Western diplomats remained skeptical of Iran's readiness to open up entirely if, they said, this risked self-incrimination.
"On weaponization, it may be too optimistic. The main shift in Iran's stance could be from, 'It's all fabrications,' to, 'We will look at the documents.' Providing answers and explanations will be another step," one Western diplomat told Reuters.
ElBaradei now hopes to wrap up the inquiry by the next session of the IAEA's 35-nation governing board in March. But resolving past issues would not put Iran in the clear.
Tehran has done little to satisfy international demands for transparency about the scope of its current program, by ending curbs on inspector movements meant to verify there is no more covert activity. ElBaradei was to press this point in Tehran.
1. US, SKorea Push for Swift Start to NKorea Nuclear Talks: Report
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The United States and South Korea will push for an early resumption of North Korea disarmament talks, Yonhap news agency said, as US envoy Christopher Hill Tuesday urged Pyongyang to provide a complete account of its nuclear programmes.
"We discussed ways of resuming the six-way talks and shared the understanding on the need for holding the talks at an early date," South Korea's chief nuclear envoy Chun Yung-Woo said after discussions with Hill, Yonhap reported.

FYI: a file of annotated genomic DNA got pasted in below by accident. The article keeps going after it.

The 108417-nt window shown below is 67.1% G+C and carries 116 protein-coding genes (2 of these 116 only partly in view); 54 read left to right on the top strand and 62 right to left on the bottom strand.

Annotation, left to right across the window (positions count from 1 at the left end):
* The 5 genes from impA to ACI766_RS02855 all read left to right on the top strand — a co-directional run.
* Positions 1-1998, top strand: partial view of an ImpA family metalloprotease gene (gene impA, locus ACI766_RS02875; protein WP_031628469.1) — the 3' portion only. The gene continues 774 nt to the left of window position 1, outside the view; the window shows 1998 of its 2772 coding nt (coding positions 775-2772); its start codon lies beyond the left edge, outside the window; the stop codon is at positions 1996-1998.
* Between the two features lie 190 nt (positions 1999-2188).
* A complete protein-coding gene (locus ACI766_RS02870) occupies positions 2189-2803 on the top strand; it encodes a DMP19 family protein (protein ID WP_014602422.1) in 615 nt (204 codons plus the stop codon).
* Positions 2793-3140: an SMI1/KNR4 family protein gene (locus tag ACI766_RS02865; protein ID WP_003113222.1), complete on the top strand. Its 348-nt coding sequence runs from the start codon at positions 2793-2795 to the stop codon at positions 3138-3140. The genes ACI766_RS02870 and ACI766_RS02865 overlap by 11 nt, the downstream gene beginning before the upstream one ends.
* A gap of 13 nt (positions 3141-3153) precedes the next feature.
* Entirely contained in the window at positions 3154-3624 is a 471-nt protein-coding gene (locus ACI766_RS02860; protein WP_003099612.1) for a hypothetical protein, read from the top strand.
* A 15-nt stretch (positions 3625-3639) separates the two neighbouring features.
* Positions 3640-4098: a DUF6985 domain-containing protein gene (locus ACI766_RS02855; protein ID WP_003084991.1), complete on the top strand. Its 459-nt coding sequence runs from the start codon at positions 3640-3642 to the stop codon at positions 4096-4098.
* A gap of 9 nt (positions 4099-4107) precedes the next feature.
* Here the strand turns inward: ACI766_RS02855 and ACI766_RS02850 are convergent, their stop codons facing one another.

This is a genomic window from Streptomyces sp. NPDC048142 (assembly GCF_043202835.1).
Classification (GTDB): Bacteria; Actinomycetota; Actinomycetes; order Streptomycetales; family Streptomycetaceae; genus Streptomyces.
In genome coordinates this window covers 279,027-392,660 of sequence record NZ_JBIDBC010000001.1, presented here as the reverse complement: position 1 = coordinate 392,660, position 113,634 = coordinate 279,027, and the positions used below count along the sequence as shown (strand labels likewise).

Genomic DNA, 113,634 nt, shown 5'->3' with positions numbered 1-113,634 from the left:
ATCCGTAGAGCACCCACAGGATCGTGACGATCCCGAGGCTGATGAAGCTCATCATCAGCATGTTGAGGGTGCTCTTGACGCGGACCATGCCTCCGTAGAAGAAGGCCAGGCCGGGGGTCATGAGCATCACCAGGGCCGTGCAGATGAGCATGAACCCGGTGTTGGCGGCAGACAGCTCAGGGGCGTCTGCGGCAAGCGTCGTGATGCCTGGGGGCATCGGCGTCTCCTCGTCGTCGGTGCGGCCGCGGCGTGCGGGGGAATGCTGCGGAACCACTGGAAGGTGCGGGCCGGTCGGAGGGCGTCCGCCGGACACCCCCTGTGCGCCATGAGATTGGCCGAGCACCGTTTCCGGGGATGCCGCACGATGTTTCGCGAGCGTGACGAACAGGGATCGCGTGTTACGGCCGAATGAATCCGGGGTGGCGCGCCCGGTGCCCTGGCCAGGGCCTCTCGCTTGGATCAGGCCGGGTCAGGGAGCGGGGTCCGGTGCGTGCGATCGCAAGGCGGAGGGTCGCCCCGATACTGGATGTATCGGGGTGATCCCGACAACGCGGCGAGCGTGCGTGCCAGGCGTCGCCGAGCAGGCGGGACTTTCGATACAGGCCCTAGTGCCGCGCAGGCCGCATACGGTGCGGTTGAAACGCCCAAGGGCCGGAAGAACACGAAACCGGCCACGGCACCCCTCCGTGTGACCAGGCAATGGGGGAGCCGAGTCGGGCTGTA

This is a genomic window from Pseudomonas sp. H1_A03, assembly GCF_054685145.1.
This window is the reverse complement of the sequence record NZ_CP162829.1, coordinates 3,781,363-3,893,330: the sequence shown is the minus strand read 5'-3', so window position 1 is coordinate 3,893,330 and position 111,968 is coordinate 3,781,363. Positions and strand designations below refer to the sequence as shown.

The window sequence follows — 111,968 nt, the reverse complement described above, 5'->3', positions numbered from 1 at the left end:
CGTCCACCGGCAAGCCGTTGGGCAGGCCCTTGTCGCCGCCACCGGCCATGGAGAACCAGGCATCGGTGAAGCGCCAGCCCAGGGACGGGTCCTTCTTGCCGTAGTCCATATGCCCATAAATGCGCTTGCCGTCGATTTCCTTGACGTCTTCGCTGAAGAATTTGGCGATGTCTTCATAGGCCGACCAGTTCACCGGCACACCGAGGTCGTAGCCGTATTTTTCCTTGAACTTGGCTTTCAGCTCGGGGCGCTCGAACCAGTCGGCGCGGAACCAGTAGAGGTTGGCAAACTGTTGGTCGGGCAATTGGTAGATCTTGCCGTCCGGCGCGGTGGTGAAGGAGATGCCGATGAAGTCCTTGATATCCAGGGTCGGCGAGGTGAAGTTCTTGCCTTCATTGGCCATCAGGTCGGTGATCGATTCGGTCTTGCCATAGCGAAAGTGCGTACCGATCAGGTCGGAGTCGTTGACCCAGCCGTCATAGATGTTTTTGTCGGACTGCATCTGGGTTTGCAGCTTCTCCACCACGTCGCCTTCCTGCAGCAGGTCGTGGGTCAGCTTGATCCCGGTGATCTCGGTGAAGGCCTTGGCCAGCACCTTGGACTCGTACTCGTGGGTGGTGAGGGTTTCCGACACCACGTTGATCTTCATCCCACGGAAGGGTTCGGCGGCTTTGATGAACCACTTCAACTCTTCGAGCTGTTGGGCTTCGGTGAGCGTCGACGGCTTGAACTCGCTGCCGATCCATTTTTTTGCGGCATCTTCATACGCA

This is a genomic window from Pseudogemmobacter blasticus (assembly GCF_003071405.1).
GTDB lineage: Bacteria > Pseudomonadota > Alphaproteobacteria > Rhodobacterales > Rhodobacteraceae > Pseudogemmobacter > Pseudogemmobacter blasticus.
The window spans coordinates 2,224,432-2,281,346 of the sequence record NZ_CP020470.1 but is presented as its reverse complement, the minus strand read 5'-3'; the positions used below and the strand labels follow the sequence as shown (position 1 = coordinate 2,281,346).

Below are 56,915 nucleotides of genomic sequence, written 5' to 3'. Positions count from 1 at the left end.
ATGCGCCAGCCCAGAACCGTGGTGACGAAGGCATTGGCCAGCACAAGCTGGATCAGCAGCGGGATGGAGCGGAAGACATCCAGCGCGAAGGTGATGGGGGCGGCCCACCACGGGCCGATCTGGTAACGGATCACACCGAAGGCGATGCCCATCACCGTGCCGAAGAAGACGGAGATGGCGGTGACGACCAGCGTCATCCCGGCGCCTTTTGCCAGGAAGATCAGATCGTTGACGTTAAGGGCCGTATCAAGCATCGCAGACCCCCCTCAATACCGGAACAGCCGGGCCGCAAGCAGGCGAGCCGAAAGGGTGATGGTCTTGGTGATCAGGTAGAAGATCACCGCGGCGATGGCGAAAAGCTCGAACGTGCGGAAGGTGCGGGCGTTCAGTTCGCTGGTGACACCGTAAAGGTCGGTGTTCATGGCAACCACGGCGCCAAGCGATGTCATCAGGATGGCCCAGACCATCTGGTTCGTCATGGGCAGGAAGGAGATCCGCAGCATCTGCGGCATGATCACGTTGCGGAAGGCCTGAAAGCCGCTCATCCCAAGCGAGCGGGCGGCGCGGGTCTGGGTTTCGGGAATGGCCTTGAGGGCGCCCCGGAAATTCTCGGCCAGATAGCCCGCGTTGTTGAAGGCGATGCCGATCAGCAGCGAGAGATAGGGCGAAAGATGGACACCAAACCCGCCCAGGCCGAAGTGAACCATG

Chun did not elaborate on a date. Hill, who after Seoul heads for talks in China and Russia, earlier said he would hold talks with Chinese officials on setting the next date of the six-party talks, which are hosted by Beijing and also include Japan and Russia.
The US envoy said North Korea "is not quite ready to be giving us a complete listing of all their programmes, all their facilities and all their nuclear materials. So that is the key issue."
The communist country should have disabled its key nuclear facilities by December 31 and given a full declaration of its nuclear programmes in return for economic aid under a deal agreed a year ago at six-party talks.
But it missed the deadline. A North Korean foreign ministry statement last week said that Pyongyang was near to completing the disabling and gave a full account to Washington in November -- a claim Washington denied. "I'm not too concerned about being a little late. The main concern is when they do give a declaration, we want it to be complete," Hill told reporters here after a trip to Japan.
Washington says it has evidence that Pyongyang has imported material for a suspected uranium enrichment programme along with plutonium-based activities. North Koreans have never admitted any uranium operation.
"They have not wanted to list programmes we know about," Hill said while refusing to go into specific details.
The North has slowed compliance with the six-party deal, accusing the other parties of failing to deliver promised aid and said Washington had yet to remove Pyongyang from its list of state sponsors of terrorism.